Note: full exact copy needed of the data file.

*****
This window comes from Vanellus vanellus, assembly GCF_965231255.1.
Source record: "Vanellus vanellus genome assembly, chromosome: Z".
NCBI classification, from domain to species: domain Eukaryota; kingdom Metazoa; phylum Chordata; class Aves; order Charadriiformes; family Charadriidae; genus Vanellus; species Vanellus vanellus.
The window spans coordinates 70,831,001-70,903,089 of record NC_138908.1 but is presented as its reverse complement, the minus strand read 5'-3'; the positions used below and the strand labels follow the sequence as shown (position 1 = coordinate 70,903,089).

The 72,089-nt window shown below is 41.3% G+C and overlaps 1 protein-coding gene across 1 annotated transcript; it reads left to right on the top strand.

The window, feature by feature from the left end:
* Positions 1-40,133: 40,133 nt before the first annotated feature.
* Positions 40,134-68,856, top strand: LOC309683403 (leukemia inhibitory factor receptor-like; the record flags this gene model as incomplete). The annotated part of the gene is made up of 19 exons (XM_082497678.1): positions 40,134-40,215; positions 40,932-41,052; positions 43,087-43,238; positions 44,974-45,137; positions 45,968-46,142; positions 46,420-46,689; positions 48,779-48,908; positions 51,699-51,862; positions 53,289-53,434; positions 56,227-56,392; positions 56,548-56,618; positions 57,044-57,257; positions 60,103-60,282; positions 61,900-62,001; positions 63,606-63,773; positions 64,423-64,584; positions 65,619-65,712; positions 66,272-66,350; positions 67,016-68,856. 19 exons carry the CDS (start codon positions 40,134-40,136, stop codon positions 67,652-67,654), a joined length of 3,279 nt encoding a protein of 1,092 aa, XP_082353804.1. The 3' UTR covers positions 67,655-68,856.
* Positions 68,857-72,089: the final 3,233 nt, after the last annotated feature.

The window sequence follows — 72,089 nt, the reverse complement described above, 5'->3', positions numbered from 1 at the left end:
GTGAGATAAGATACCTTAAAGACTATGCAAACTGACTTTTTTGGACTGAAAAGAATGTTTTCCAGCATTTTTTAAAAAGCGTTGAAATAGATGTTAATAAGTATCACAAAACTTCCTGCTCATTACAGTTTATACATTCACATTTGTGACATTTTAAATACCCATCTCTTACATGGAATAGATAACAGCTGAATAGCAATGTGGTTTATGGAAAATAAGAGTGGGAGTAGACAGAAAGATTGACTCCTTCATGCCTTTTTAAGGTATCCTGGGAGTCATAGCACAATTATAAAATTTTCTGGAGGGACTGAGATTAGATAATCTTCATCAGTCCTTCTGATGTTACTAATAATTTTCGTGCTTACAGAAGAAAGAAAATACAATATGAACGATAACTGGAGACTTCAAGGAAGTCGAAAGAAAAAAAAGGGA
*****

This window comes from Vanellus vanellus, assembly GCF_965231255.1.
Source record: "Vanellus vanellus genome assembly, chromosome: Z".
NCBI classification, from domain to species: domain Eukaryota; kingdom Metazoa; phylum Chordata; class Aves; order Charadriiformes; family Charadriidae; genus Vanellus; species Vanellus vanellus.
The window spans coordinates 70,831,001-70,903,089 of record NC_138908.1 but is presented as its reverse complement, the minus strand read 5'-3'; the positions used below and the strand labels follow the sequence as shown (position 1 = coordinate 70,903,089).

The 72,089-nt window shown below is 41.3% G+C and overlaps 1 protein-coding gene across 1 annotated transcript; it reads left to right on the top strand.

The window, feature by feature from the left end:
* Positions 1-40,133: 40,133 nt before the first annotated feature.
* Positions 40,134-68,856, top strand: LOC309683403 (leukemia inhibitory factor receptor-like; the record flags this gene model as incomplete). The annotated part of the gene is made up of 19 exons (XM_082497678.1): positions 40,134-40,215; positions 40,932-41,052; positions 43,087-43,238; positions 44,974-45,137; positions 45,968-46,142; positions 46,420-46,689; positions 48,779-48,908; positions 51,699-51,862; positions 53,289-53,434; positions 56,227-56,392; positions 56,548-56,618; positions 57,044-57,257; positions 60,103-60,282; positions 61,900-62,001; positions 63,606-63,773; positions 64,423-64,584; positions 65,619-65,712; positions 66,272-66,350; positions 67,016-68,856. 19 exons carry the CDS (start codon positions 40,134-40,136, stop codon positions 67,652-67,654), a joined length of 3,279 nt encoding a protein of 1,092 aa, XP_082353804.1. The 3' UTR covers positions 67,655-68,856.
* Positions 68,857-72,089: the final 3,233 nt, after the last annotated feature.

The window sequence follows — 72,089 nt, the reverse complement described above, 5'->3', positions numbered from 1 at the left end:
GTGAGATAAGATACCTTAAAGACTATGCAAACTGACTTTTTTGGACTGAAAAGAATGTTTTCCAGCATTTTTTAAAAAGCGTTGAAATAGATGTTAATAAGTATCACAAAACTTCCTGCTCATTACAGTTTATACATTCACATTTGTGACATTTTAAATACCCATCTCTTACATGGAATAGATAACAGCTGAATAGCAATGTGGTTTATGGAAAATAAGAGTGGGAGTAGACAGAAAGATTGACTCCTTCATGCCTTTTTAAGGTATCCTGGGAGTCATAGCACAATTATAAAATTTTCTGGAGGGACTGAGATTAGATAATCTTCATCAGTCCTTCTGATGTTACTAATAATTTTCGTGCTTACAGAAGAAAGAAAATACAATATGAACGATAACTGGAGACTTCAAGGAAGTCGAAAGAAAAAAAAGGGA